Hedge Funds Go Nuclear

I found this article fascinating on a number of grounds. First of all, it bears out Keynes’s views on commodity speculation. Second, it suggests that some of the excitement about the economic viability of nuclear power may be unwarranted. Finally, it suggests that hedge funds can be disruptive. Here, they’re only making life miserable for some nuclear power companies, but on a larger stage their unquenchable thirst for profits will put enormous pressure on workers, communities, and society in general.

Davis, Ann. 2007. “New Exotic Focus For Hedge Funds: Uranium Market Speculators Drive Up Price, Irking Utilities.” Wall Street Journal (5 March): p. A 1.

“In a new type of nuclear-arms race, hedge funds and other institutional investors in search of higher returns are competing with energy companies to amass scarce fuel-grade uranium, hoping to profit from revived interest in nuclear power. The intense quest for uranium by speculators has sparked a debate over private investors driving up the price and increasing the scarcity of the world’s most sensitive natural resource.”

“Since investors first delved into the market two years ago, the price of processed uranium yellowcake powder — the most commonly traded form of processed uranium — has skyrocketed more than fourfold, from about $21 a pound, traders say. They say uranium prices climbed to $85 from $75 in February due to bidding for supplies offered by a tiny mining company in Corpus Christi, Texas, Mesteña Uranium LLC. The privately held company regularly includes hedge funds and other speculators in sales.”

“Uranium isn’t traded on any exchanges. The somewhat infrequent sales of the commodity in the open market are private, so the price depends on the terms of any given transaction.”

“Financial investors aren’t licensed to possess the radioactive mineral, which is subject to tight government controls aimed at keeping it out of the hands of terrorists and rogue states. Instead, several of those investors have secured access to ownership rights of material stored at licensed repositories in North America and Europe, exploiting legal channels previously used only by utilities and suppliers.”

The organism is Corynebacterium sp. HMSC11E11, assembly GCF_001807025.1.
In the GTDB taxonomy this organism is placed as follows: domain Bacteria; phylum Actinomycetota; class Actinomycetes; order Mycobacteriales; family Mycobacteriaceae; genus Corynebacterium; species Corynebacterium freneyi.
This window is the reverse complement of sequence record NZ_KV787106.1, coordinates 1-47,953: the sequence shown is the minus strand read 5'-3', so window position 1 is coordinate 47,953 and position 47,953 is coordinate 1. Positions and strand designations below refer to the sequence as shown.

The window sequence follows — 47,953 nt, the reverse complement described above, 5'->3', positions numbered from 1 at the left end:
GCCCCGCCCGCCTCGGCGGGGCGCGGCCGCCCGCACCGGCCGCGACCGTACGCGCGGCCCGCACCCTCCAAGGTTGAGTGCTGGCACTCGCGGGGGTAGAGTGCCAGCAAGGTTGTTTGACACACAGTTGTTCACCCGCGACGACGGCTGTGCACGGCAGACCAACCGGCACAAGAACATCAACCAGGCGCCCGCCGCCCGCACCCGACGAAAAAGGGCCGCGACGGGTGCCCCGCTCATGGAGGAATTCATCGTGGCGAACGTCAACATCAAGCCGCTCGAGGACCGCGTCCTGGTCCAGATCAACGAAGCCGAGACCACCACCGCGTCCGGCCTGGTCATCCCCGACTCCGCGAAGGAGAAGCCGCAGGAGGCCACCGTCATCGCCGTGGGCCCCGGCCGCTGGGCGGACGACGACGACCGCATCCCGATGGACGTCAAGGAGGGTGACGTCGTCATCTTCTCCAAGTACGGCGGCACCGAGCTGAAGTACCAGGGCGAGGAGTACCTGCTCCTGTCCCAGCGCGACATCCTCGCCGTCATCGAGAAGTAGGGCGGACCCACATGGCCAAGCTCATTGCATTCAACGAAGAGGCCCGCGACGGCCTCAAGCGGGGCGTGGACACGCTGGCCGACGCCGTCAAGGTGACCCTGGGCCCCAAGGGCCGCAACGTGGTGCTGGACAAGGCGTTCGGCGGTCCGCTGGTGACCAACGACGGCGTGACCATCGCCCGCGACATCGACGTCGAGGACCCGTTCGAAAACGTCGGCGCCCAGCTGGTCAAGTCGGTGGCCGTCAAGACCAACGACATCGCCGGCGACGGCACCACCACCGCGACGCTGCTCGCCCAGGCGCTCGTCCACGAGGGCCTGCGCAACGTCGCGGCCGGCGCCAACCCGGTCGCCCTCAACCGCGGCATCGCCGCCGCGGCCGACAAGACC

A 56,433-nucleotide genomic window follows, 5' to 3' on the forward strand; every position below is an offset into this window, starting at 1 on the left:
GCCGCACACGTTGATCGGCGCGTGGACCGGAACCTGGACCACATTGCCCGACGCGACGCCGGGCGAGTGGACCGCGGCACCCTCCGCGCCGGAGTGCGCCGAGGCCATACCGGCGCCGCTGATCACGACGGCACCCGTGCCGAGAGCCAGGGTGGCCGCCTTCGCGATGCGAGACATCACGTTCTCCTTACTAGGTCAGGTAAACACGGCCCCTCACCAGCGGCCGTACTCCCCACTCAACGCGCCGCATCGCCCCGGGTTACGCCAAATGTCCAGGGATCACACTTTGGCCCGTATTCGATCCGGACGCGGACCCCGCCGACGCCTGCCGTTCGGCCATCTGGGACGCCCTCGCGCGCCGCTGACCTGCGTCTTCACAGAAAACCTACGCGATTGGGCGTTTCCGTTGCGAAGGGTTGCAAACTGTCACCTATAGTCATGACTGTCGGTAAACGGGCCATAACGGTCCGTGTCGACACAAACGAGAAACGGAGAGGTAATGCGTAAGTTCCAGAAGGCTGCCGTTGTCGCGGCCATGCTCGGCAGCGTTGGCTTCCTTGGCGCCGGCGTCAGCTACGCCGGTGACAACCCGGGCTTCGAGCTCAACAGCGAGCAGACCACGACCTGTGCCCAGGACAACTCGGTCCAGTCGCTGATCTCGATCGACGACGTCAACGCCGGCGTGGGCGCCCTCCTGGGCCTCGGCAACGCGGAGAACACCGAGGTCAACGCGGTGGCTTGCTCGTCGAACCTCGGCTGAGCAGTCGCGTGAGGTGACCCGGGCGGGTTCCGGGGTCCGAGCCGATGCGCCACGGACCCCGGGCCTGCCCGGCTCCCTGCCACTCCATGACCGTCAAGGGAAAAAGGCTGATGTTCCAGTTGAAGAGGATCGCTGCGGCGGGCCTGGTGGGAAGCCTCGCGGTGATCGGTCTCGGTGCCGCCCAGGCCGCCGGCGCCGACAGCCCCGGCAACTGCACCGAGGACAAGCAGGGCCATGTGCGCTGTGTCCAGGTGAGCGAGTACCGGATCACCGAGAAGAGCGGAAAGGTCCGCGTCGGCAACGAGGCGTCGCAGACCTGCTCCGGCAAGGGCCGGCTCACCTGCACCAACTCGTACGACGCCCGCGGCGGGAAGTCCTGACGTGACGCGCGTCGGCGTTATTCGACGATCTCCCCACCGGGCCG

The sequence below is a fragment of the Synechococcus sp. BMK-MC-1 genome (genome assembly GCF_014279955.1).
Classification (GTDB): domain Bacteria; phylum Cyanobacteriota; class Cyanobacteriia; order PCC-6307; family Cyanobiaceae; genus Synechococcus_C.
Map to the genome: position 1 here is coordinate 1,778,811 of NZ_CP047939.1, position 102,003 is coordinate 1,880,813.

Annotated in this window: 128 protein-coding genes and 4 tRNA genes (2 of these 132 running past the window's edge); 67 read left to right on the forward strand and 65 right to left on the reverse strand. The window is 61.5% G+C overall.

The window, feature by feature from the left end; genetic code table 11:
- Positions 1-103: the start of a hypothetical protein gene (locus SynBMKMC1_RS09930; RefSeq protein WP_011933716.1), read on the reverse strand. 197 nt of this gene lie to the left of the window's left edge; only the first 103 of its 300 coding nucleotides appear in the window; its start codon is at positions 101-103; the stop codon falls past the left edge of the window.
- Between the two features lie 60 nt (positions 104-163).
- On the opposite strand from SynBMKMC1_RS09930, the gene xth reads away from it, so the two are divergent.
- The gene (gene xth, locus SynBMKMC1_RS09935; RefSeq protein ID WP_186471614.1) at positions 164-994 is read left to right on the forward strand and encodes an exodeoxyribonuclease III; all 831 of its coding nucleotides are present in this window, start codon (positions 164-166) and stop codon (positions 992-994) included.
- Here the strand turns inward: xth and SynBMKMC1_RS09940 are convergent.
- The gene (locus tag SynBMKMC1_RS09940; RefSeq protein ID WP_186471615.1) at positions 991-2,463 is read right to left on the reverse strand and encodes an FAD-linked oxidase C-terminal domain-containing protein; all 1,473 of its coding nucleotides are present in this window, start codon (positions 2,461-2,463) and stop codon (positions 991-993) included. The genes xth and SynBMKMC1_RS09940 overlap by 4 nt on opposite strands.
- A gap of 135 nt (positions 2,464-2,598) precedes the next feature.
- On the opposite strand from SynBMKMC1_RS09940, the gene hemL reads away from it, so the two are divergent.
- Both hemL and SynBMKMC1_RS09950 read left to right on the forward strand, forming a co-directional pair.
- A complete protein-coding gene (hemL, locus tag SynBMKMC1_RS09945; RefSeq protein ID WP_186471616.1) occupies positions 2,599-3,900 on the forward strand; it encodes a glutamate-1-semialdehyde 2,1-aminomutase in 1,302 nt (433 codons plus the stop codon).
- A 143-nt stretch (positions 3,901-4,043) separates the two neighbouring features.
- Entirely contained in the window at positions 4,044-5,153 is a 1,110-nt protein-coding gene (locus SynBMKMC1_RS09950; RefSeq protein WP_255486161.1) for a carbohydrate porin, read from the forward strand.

“But even with only paper rights to the material, hedge funds are exacerbating what was already the biggest nuclear-fuel supply crunch in decades, according to utilities, miners and large traders. The market represents the latest corner in which hedge funds — private partnerships that cater to wealthy investors and large institutions — are seeking outsize returns, an increasingly challenging task as the number of funds multiplies.”

Many funds say they are holding their uranium off the market because they expect the price to climb. “They sweep the market clean. Every pound they can find,” said nuclear-fuel broker Kevin Smith, who connects buyers and sellers of uranium for White Plains, N.Y., commodities-brokerage Evolution Markets.”

“Adit Capital, a small hedge fund in Portland, Ore., was an early uranium investor, buying millions of pounds for as little as $20 a pound beginning in December 2004, said Bob Mitchell, its founder. It jumped into the uranium market after Mr. Mitchell noticed nuclear utilities allowing inventories to dwindle when the material was cheap, to avoid the cost of storing it. Meanwhile, some mining companies had been selling more future production than Mr. Mitchell figured they would be able to produce, and mines were closed when prices were depressed in the 1990s — all evidence of a coming shortage.”